History of the Tongariro National Park
Horonuku Te Heuheu Tukino IV, paramount chief of the Ngati Tuwharetoa was, like his forefathers, a man who led his people through times of conflict and change. During the mid to late 1800's there was considerable pressure on the central North Island from farmers, logging and rival tribal claims. Loss of this land would have meant loss of the sacred volcanoes and a loss of mana (prestige) for the Ngati Tuwharetoa.
‘If our mountains of Tongariro are included in the blocks passed through the court in the ordinary way, what will become of them? They will be cut up and sold, a piece going to one Pakeha and a piece to another. They will become of no account, for the tapu will be gone. Tongariro is my ancestor, my tupuna, it is my head; my mana centres around Tongariro. You know how my name and history are associated with Tongariro, I cannot consent to the court passing these mountains through in the ordinary way. After I am dead, what will be their fate?’ Te Heuheu Tukino IV, 1885.
On 23 September 1887, Te Heuheu gifted the sacred volcanoes of Tongariro, Ngauruhoe and Ruapehu to the Crown and to the people of New Zealand, ‘... in memory of Te Heuheu and his tribe.’ An Act of Parliament formally established Tongariro National Park in 1894 and it was gazetted as such in 1907. The original gift area of 2360 hectares has been increased over the years by government purchase of surrounding land to create a national park of 78,618 hectares.
Tongariro National Park was designated a National Park in 1987. National Parks represent glimpses of our environment as it once was, and also form cultural icons that connect people to the land. The varying landscape of Tongariro National Park features herb fields, forests, lakes, streams and desert-like areas, as well as dramatic terrain formed by volcanic activity.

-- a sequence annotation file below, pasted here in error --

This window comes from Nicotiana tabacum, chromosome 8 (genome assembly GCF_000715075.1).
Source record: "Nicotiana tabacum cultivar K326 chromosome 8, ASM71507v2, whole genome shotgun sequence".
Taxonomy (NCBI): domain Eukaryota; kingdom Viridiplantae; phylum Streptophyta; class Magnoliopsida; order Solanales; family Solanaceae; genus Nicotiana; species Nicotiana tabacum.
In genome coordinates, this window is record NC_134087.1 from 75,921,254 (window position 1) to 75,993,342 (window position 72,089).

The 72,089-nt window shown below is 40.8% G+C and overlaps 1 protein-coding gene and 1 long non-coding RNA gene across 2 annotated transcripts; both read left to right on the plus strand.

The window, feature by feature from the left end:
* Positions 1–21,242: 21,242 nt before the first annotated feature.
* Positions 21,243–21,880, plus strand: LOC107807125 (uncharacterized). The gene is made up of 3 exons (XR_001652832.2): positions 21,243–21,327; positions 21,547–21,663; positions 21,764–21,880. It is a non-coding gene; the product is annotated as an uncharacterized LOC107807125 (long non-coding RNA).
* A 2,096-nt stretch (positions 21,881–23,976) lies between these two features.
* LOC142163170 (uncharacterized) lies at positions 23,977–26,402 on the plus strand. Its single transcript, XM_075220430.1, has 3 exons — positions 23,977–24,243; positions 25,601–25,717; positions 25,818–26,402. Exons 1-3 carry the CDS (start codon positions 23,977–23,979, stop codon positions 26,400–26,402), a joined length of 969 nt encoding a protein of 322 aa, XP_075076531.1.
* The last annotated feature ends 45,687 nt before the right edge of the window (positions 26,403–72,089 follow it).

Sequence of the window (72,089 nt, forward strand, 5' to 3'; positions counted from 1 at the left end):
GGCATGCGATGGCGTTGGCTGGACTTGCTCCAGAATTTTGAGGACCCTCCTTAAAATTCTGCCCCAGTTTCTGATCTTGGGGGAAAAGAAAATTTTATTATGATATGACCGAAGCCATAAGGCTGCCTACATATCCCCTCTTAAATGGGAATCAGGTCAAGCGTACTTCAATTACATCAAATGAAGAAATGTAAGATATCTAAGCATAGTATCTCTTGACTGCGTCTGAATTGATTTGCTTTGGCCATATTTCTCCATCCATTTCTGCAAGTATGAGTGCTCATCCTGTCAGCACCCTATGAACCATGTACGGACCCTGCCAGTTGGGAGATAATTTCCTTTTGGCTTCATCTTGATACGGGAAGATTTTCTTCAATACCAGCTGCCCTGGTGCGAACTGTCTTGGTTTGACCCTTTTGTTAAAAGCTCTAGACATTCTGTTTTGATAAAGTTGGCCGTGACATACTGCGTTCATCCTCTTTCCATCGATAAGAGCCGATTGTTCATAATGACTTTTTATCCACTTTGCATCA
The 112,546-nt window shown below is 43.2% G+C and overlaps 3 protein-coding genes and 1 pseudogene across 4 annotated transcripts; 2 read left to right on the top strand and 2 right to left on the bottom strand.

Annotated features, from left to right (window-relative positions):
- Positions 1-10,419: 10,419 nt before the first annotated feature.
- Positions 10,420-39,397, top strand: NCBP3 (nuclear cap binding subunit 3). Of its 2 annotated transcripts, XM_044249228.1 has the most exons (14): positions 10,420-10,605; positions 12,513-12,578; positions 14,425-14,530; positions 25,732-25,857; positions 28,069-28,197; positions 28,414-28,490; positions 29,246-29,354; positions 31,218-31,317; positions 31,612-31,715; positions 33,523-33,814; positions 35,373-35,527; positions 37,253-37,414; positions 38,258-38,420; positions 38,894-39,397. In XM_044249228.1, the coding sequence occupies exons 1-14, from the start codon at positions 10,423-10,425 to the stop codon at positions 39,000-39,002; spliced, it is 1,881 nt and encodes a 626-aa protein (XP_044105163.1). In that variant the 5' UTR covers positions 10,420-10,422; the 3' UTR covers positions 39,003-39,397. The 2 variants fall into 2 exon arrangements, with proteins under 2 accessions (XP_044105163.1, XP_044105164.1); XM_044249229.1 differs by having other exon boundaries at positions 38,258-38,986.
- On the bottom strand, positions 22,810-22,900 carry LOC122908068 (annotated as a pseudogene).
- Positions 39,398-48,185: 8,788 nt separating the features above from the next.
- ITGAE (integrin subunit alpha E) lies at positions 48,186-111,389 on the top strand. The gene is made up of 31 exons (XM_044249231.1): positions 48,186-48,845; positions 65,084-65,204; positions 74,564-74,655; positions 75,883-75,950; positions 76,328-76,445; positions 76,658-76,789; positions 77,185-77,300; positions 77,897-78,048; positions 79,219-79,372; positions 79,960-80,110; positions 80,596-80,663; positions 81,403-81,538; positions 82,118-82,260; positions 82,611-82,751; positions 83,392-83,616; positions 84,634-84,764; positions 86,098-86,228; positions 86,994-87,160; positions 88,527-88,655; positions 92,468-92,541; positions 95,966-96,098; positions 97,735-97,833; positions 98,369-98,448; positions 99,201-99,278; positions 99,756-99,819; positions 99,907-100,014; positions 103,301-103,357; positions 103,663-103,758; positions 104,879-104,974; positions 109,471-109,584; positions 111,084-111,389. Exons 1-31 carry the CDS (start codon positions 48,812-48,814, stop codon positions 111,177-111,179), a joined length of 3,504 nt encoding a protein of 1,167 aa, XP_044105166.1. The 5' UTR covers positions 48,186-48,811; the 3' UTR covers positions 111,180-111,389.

The landforms, volcanoes and ecosystems of Tongariro National Park are now recognised as having outstanding international significance and have been awarded World Heritage status for natural and cultural values. In 1993, Tongariro National Park became the first place in the world to be listed as a World Heritage Site for the spiritual and cultural values that the landscape holds for local Maori.
Tongariro National Park Maori Legend
To tangata whenua (people of the land), the mountains are a vital part of their history and their whakapapa (genealogy), and legends are venerated accordingly.
Ko Tongariro te maunga -Tongariro is the mountain
Ko Taupō te moana - Taupō is the lake
Ko Ngati Tuwharetoa te tangata - Ngati Tuwharetoa are the people
Ko Te Heuheu te tangata - Te Heuheu is the man
It is said that their ancestor, Ngatoroirangi (the navigator and tohunga of the waka Arawa) was close to death after exploring this mountainous region. He called out to his sisters from his pacific homeland, Hawaiiki, to send him fire. The fire came but its passage left a trail of volcanic vents, from Tongatapu, through Whakaari (White Island), Rotorua and Tokaanu, before reaching Ngatoroirangi on the slopes of Tongariro
Tongariro National Park Volcanic activity
The three andesitic volcanoes at the heart of the park - the mountains Tongariro, Ngauruhoe and Ruapehu - form the southern limits of the Taupo Volcanic Zone. Volcanic activity in the zone started about 2 million years ago and is ongoing today. Ruapehu and Ngauruhoe are two of the most active composite volcanoes in the world. In 1995, and again in 1996, Ruapehu erupted in spectacular fashion, sending clouds of ash and steam skyward and mantling the surrounding snow fields and forest with a thick film of ash.
This is a land of strong contrasts. Chaotic, barren lava flows, winter snowfields, hot springs and active craters can be seen side by side. Plants, too, vary considerably, from alpine herbs to thick swathes of tussocks and flax; from the hardy, low-growing shrubs of the Rangipo gravel-field to dense beech forests. It is a harsh environment for plants. Poor pumice soils and volcanic activity slow the development of diverse forests, yet some pockets of magnificent podocarp forest can be found. They survived the eruption of Lake Taupo (1800 years ago) because they were sheltered on the southwest slopes of Ruapehu.
Tongariro is home to many amazing native creatures including New Zealand's only native mammals, the short and long tailed bats. Birds you might see during daylight include North Island robins, fantails, parakeets and even a kereru (native pigeon) or two. Smaller, but no less interesting, are the numerous insects that live in the park.